Georgetown University in Qatar team studies Zanzibar's revolution
(MENAFN - The Peninsula) GU-Q students with officials during a visit to Zanzibar.
Doha: Fourteen Georgetown University in Qatar (GU-Q) students have returned from a rigorous 10-day trip to Oman, Zanzibar and Tanzania.
The students of GU-Q";s Zones of Conflict, Zones of Peace (ZCZP) programme explored the history, politics, and reconciliation efforts that continue in the wake of the 1964 revolution in Zanzibar.
In each destination countries, students, accompanied by a faculty member, a researcher and three GU-Q staff, met key actors, including politicians, journalists, community organisers and other change-makers, to understand their perspectives of the ethnic conflict.
'Omanis had been living in Zanzibar for about 150 years before the revolution. Through ZCZP, which focuses on studying a specific conflict and learning about how a society rebuilds afterwards, we took our students to Muscat to meet people who grew up in Zanzibar before moving to Oman.
'We also went to Zanzibar to meet Arabs who stayed following the revolution,” said Jacqui Snell, Educational Enrichment Manager and Programme Organiser, GU-Q.
'The meetings and visits spurred students to contemplate whether the conflict was a genocide or revolution, and learn how genocide is constructed and labelled in the international community.”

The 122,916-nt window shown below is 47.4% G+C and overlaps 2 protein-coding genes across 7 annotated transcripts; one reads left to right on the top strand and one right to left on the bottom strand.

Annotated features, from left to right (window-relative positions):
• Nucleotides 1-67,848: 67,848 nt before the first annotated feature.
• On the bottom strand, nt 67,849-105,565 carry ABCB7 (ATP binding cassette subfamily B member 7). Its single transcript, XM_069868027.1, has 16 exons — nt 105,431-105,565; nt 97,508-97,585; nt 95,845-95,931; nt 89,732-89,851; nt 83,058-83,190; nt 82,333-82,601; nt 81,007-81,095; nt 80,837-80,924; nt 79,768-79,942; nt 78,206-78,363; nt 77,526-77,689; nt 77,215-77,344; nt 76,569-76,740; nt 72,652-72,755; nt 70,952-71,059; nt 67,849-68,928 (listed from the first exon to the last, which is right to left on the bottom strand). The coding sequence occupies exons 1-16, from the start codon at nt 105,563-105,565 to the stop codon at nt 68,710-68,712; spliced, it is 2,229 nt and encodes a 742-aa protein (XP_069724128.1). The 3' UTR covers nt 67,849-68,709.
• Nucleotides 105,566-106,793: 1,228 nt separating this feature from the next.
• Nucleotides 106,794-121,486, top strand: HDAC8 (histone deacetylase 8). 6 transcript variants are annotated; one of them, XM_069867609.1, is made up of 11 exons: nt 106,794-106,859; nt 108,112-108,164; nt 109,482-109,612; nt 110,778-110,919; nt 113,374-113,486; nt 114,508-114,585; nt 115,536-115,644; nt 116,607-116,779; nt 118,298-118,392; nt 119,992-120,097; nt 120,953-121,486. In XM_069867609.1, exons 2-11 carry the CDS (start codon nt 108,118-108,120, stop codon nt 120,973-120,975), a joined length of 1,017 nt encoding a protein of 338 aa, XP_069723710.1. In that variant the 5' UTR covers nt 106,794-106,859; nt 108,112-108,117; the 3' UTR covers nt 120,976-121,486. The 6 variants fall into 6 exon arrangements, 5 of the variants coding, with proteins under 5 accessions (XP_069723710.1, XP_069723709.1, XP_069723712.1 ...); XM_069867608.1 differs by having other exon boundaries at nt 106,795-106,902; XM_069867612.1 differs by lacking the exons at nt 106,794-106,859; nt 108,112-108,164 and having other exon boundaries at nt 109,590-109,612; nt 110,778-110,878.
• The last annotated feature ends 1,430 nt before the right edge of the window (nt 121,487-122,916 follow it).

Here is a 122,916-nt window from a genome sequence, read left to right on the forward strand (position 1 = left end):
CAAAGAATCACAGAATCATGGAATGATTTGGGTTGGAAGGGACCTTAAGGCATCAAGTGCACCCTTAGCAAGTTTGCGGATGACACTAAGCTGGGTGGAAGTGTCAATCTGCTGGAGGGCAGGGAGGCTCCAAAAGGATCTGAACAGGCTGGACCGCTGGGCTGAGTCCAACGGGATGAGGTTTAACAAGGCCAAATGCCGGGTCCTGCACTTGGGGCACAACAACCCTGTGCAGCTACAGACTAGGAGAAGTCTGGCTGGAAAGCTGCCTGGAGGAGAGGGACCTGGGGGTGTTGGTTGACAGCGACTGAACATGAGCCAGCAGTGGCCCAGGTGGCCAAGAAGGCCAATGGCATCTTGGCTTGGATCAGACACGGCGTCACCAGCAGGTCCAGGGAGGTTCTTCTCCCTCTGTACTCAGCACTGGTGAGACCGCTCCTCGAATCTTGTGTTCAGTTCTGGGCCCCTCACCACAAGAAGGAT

Preparation for the trip began with 25 hours of in-depth class work led by an expert on the Indian Ocean, Dr Rogaia Abusharaf, Associate Professor of Anthropology, GU-Q.
For participating junior Mariam Diefallah (SFS-Q ";17), ZCZP was an eye opening experience.
'I think very few people are given the opportunity to see and verify for themselves the knowledge they gain from books and articles.
'I gained a lot of knowledge on a conflict that very few people know about. This knowledge was enriched during the trip as we met scholars, academics and survivors, which gave the conflict a human aspect added to the academic one. This is why I think the programme is essential for students,” she explained.
Leveraging the benefits of Georgetown";s top-tier faculty base, ZCZP asks faculty members to propose locations and conflicts to study. 'This was the second time our faculty proposed a topic, which is great because it means they bring expertise to the programme,” said Snell.
In 1698, Zanzibar became part of the overseas holdings of Oman under the control of the Sultan of Oman. Following centuries of control by empires, Oman";s monarchical rule was overthrown in January 1964.
The island became a part of Tanzania following an uprising that saw several thousand unarmed ethnic Arab and Indian civilians killed and thousands arrested or expelled from the country.